2/10/2012 10:16 AM EST
Chair 49th Design Automation Conference
June 3-7, 2012
San Francisco, Calif.
In thinking about this viewpoint, it occurred to me that a good place to start is with the EDA industry itself –– what characterizes it, for example? It strikes me that in EDA we are quite different as an industry compared to, say, the medical industry, especially in terms of speed of innovation. If a person in academia dreams up an EDA idea, it can be implemented, tested to ensure that it works, and put on the market reasonably quickly.
However, the proof needed to demonstrate that an EDA innovation works reliably is somewhat less rigorous than the testing and approvals process that medicine and medical technology needs to go through –– and with good reason. This is chiefly because the medical industry deals with people, which make the consequences of something going wrong far more serious.
In this way, chip design as an industry is more “fault-tolerant.” The rigor in medicine is, by definition, an enemy of progress –– if you don’t take risks, then you are not moving forward as fast. In the EDA industry, we can accept more risk, and can innovate much faster.
But, we still need to mitigate risk. A major issue is in the capricious nature of the synthesis algorithms that we use in the EDA flow. Due to the design scale, logic synthesis, placement and routing tools necessarily need to work with rather inaccurate models of reality. Crosstalk delay, for instance, can cause the estimated wire delay to deviate significantly from the mask wire delay. As a result, the outcome can contain various mistakes or inefficiencies.
The risks that we take during the synthesis part of a chip design flow are always offset by the safety net of the sign-off phase. Sign-off tools act as independent auditors, the part that mops up any issues that fall between the cracks. Rigorous analysis allows us to find any potential errors from risks we took earlier and, in this way, is a key part of bringing us closer to the edge.
And, we need to be preciously close to the edge in order to squeeze maximum performance out of every square millimeter of silicon. The safety net of our sign-off analysis tools comes at a price of significant compute resources.
The good news is that recent innovations bring some relief. For instance, new parallel Static Timing Analysis (STA) tools promise to significantly accelerate the verification loop. It’s the silicon implementation that is thought of as the boundary-pushing part of EDA, but finding a solution that actually works in practice relies on robust analysis.
The two classes of tools –– synthesis and sign-off analysis –– are different entities. I often say that these two worlds of EDA are like the famous self-help book: Synthesis is from Mars, Analysis is from Venus. It’s a type of yin and yang philosophy to make this marriage work.
Moreover, there are some key EDA business aspects to this yin and yang. Synthesis tools are fragile, especially when pushed to their limits. They are not stable by themselves and often need help from designers to get best results. With analysis tools, less support and designer input is required. From a vendor perspective, therefore, the support burden is typically much greater for synthesis tools, creating some fundamental implications for profitability.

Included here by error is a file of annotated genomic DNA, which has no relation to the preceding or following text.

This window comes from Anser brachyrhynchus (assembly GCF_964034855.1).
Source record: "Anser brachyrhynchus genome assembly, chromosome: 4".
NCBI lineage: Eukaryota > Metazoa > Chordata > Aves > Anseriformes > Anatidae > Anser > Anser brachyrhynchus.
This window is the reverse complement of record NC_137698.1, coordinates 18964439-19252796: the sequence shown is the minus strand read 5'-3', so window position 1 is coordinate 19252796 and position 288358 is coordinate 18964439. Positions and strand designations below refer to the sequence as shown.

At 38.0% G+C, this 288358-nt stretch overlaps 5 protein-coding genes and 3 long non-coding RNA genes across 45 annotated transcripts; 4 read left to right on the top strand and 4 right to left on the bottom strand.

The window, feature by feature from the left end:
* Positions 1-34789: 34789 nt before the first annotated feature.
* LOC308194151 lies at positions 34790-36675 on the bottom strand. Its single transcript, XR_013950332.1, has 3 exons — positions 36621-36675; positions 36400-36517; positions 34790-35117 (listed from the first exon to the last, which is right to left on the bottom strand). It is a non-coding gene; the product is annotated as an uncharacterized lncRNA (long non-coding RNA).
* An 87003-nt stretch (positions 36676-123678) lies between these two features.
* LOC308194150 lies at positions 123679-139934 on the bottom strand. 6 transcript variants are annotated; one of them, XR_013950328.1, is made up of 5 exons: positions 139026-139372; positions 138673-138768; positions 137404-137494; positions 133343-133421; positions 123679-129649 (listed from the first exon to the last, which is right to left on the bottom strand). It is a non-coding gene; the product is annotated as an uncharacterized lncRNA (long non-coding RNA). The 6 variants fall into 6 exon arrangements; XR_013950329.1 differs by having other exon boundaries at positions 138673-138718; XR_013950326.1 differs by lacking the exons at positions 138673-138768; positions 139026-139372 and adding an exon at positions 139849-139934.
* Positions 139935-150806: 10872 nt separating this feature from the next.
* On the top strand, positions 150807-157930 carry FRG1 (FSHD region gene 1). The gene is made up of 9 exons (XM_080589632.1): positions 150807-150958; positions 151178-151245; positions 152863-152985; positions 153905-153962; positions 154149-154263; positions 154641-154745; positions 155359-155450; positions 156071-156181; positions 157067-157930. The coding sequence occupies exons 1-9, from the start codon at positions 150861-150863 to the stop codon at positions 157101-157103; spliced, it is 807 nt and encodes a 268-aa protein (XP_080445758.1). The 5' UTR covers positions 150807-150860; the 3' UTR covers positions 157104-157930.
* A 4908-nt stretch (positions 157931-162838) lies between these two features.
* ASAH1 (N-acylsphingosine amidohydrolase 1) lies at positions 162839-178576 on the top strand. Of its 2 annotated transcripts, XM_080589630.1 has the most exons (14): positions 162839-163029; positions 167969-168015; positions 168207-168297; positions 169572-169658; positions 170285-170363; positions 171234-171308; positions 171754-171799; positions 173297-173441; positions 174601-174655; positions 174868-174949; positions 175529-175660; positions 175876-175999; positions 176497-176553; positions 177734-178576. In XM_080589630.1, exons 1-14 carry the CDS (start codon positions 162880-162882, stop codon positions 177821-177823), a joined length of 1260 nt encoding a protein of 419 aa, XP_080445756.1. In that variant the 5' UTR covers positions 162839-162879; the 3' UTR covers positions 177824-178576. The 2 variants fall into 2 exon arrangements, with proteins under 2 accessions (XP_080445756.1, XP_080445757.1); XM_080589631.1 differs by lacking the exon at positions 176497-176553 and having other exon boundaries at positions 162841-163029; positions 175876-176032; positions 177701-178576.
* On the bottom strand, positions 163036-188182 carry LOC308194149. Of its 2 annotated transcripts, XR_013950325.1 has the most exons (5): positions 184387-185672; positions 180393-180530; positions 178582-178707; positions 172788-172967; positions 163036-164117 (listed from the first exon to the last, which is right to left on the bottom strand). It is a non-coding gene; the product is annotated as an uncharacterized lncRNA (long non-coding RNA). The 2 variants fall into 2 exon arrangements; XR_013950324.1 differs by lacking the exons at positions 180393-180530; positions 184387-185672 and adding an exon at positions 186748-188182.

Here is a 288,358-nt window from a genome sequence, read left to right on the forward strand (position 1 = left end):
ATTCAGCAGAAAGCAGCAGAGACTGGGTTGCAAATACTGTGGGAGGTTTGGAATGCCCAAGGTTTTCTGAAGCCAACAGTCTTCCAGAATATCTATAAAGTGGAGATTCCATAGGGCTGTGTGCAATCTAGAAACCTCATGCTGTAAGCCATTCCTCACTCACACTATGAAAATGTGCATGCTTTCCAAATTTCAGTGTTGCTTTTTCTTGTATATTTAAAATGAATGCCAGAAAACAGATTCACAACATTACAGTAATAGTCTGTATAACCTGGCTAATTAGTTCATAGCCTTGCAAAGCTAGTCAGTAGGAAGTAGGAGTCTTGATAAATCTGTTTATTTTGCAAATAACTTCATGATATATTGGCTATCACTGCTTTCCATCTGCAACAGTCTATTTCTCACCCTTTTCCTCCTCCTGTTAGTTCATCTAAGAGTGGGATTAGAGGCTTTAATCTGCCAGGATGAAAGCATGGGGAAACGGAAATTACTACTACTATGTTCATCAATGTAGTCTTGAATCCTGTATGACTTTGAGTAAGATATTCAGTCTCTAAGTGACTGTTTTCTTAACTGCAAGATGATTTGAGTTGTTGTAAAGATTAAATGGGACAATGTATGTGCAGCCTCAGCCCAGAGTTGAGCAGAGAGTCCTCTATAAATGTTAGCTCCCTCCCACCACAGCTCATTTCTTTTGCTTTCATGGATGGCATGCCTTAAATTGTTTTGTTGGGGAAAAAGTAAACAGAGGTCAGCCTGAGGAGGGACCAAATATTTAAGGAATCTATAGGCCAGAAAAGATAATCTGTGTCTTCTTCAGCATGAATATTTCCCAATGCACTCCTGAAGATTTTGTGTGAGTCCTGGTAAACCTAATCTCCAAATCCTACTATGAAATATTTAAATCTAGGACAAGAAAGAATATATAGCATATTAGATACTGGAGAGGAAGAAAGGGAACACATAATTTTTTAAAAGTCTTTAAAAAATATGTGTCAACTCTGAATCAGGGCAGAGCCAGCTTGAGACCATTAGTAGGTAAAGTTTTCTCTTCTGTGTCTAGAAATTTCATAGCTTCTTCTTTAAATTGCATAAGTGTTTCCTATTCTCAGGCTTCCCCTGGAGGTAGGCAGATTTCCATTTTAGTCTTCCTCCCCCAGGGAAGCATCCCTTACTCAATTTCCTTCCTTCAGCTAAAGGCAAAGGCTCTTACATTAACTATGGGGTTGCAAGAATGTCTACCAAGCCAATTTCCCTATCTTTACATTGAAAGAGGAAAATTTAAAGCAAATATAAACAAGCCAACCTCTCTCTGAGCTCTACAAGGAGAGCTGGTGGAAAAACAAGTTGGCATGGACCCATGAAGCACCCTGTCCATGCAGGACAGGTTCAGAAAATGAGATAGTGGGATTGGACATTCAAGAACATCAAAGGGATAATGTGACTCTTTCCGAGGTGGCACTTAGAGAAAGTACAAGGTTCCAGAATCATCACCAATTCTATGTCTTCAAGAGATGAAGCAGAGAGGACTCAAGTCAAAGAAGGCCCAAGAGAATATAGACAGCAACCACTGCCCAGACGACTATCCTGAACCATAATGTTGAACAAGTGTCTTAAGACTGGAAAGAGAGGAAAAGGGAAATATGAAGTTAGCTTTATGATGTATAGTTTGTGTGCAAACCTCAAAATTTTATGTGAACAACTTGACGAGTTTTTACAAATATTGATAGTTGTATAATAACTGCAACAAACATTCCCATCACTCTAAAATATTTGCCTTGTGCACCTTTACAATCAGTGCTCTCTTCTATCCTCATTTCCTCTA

Another facet of this situation is that EDA vendors are more likely to get requests for additional licenses for analysis tools than for synthesis tools because analysis tools run for a much longer time.
With synthesis tools, the utilization is fast, so the pressure to sell more licenses is fairly low. As a consequence, the sales thrust of the EDA business is skewed much more toward analysis tools because these tools keep the computer busy.
It is for this reason that it’s difficult to launch a high-level synthesis startup –– the users are there but the usage simply isn’t. With analysis tools, the opposite is true –– design teams always need more because they hold up progress at critical moments.
One of the fundamental dynamics of the EDA ecosystem is that synthesis tools in general don’t make the money, but the industry can’t live without them. Indeed, their swift run-time can make them seem less important than they really are.
It seems to me that the market has an inherent misunderstanding of the role of these tools and how they interact. It’s also fair to say that this misconception about the true “portfolio mix” nature of the EDA flow has translated into a revenue recognition problem. The analysis part of the business will always claim that it is generating more money, but only in the context of a complete EDA flow.
For vendors, the only way out is to differentiate the synthesis capability and to position it in terms of quality and stability. Designers are willing to pay an infinite amount of money for a tool that delivers 20% better performance, straight out of the box, than anyone else’s. The quality of an analysis tool is much easier to measure –– if it’s 3X faster, it saves 3X time.
Tools should always be considered in the context of a flow, and it always comes down to the old adage, “it’s the flow, stupid.” It’s not so much the quality of the individual components, but how they work together –– and the way in which things are changed –– that determines the success.
I think this constant evolution and ever-changing balance keeps our industry very much alive and interesting. Don’t you agree?
Patrick Groeneveld is the chief technology officer at Magma Design Automation Inc.